Center for Conservation Social Sciences Mission Statement
(Formerly the Human Dimensions Research Unit)
CCSS strives to expand the understanding of academicians, students, natural resources agency staff, non-governmental organizations and policy makers about the social dimensions of natural resource and environmental management and policy. We do this by studying the interactions of social and ecological systems and applying theory and empirical findings to real-world, contemporary problems. Our research outcomes, which include empirical data, conceptual frameworks, and theoretical insights, are reported at conferences and in peer-reviewed journals, books, policy briefs, outreach publications, and reports of various types. CCSS research is used by a wide array of decision makers and natural resource practitioners, especially those in state and federal agencies, to develop, implement, and evaluate environmental policies and management approaches.
Center for Conservation Social Sciences Description
The Cornell Center for Conservation Social Sciences and its cooperators comprise dozens of faculty, staff, graduate assistants, and undergraduate student researchers and interns. Research and outreach programs are supported by grants and contracts from federal and state agencies, nongovernmental organizations, foundations, Cornell Cooperative Extension, and the Cornell University Agricultural Experiment Station. Our capacity to conduct large-scale studies is enhanced by our association with the Cornell Survey Research Institute, which provides expertise and support for telephone and web survey research, and the Cornell Institute for Social and Economic Research, which offers computer support access for CCSS research.
CCSS faculty may be affiliated with graduate fields and academic departments across Cornell, and staff are part of Cornell’s Department of Natural Resources. Our graduate faculty have membership in the fields of Natural Resources, Development Sociology, Public Affairs, Global Development, and Water Resources. CCSS faculty and staff also contribute to the Extension and teaching functions of the Department of Natural Resources.
CCSS has earned an international reputation for advancing social science assessment and stakeholder involvement in natural resource management. A pioneer in this field and the oldest unit of its kind located in a university setting, CCSS (formerly the Human Dimensions Research Unit) has a history that extends to the early 1970s.
Center for Conservation Social Sciences History
In 2018, Cornell’s Human Dimensions Research Unit (HDRU) became the Cornell Center for Conservation Social Sciences (CCSS). The HDRU had a long and productive track record of externally funded research and publications, teaching undergraduate and graduate students, and outreach and consultation to effect positive change in conservation and environmental management practices. Designation as the CCSS acknowledged that the group’s long-term comprehensive focus on the human dimensions of natural resource management had effectively expanded since its inception in the 1970s to include a broader array of problems and methods.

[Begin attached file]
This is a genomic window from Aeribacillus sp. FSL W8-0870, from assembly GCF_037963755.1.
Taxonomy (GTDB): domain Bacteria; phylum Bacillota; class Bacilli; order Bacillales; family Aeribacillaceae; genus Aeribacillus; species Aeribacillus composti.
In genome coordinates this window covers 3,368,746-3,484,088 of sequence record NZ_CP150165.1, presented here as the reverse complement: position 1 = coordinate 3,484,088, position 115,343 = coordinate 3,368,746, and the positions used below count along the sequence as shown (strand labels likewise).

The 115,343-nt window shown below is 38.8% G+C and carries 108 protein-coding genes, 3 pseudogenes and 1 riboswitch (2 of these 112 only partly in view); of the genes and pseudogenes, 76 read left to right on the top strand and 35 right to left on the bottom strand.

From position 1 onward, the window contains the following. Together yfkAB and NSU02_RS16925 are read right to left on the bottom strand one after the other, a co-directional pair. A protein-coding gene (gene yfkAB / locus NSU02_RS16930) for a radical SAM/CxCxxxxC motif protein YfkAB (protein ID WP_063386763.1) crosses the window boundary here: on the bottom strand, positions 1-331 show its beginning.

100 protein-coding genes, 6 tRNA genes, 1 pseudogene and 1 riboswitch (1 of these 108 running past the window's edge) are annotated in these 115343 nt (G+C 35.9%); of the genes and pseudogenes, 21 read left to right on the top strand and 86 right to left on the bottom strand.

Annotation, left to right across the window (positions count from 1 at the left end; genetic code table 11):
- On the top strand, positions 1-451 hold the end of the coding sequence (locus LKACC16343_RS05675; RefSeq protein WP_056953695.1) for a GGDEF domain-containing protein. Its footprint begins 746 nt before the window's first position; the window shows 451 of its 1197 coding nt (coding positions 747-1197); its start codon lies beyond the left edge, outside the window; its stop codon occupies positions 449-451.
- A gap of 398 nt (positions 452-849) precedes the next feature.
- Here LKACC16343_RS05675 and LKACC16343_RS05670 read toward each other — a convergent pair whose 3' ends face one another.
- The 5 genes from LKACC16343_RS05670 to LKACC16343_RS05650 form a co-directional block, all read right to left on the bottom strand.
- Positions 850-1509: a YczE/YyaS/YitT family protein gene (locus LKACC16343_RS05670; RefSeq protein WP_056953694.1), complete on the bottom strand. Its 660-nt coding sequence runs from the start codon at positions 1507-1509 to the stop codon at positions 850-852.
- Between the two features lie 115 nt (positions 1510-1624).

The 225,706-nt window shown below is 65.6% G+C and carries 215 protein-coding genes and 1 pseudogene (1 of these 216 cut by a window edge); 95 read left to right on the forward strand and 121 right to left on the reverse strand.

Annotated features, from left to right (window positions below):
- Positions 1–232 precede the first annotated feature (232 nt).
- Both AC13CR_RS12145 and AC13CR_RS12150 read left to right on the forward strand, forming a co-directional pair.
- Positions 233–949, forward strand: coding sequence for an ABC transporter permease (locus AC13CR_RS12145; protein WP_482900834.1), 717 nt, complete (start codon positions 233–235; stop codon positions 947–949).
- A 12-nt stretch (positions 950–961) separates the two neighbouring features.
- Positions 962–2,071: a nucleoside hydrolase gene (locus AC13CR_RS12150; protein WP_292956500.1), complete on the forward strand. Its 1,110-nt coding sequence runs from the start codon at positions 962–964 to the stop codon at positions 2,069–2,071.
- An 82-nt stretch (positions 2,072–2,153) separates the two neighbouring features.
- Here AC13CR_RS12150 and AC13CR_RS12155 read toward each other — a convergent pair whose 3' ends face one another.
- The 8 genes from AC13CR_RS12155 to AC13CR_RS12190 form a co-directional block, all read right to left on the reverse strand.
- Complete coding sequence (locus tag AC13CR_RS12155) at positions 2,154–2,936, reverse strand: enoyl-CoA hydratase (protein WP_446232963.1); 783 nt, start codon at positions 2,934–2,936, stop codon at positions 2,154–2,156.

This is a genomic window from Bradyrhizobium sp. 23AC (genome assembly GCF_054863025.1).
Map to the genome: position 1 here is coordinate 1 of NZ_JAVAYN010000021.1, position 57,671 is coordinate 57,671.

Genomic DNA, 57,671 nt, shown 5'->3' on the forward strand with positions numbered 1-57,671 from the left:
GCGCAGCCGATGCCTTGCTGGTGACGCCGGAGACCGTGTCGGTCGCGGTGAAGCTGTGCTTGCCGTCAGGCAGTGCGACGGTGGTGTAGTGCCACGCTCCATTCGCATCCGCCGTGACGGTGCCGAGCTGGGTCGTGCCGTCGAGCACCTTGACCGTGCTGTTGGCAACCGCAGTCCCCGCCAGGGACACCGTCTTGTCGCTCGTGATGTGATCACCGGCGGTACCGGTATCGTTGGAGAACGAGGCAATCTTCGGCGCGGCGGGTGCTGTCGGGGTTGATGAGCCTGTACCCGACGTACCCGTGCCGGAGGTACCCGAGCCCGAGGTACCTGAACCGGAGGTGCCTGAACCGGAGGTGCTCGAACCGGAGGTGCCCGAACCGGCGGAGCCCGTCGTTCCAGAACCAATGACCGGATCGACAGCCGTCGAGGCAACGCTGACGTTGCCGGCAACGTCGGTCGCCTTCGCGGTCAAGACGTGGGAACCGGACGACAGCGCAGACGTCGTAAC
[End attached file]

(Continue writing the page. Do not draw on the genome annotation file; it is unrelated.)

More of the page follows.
The “Cornell Center for Conservation Social Sciences” reflects the depth and breadth of this group’s scholarship encompassing social science-based empirical work on the interactions of social and ecological systems. This work is designed to inform decision making, risk management, response to environmental change, policy making, planning, management, governance, and the advancement of theory. The name conveys an applied, problem-solving orientation consistent with the lan-grant mission of Cornell, the Department of Natural Resources, and College of Agriculture and Life Sciences, the academic units within which the CCSS is located at Cornell, as well as the breadth and depth of the methodologies used across the social sciences.
CCSS faculty, staff, and students employ a wide range of social science approaches, including applied and foundational work in environmental psychology, sociology, communication, education, policy, and economics. Inquiry exploring how social and ecological elements interact as a system shares the spotlight with these disciplinary approaches. The methodological approaches and geographic scope—from local to global—of this work has similarly broadened.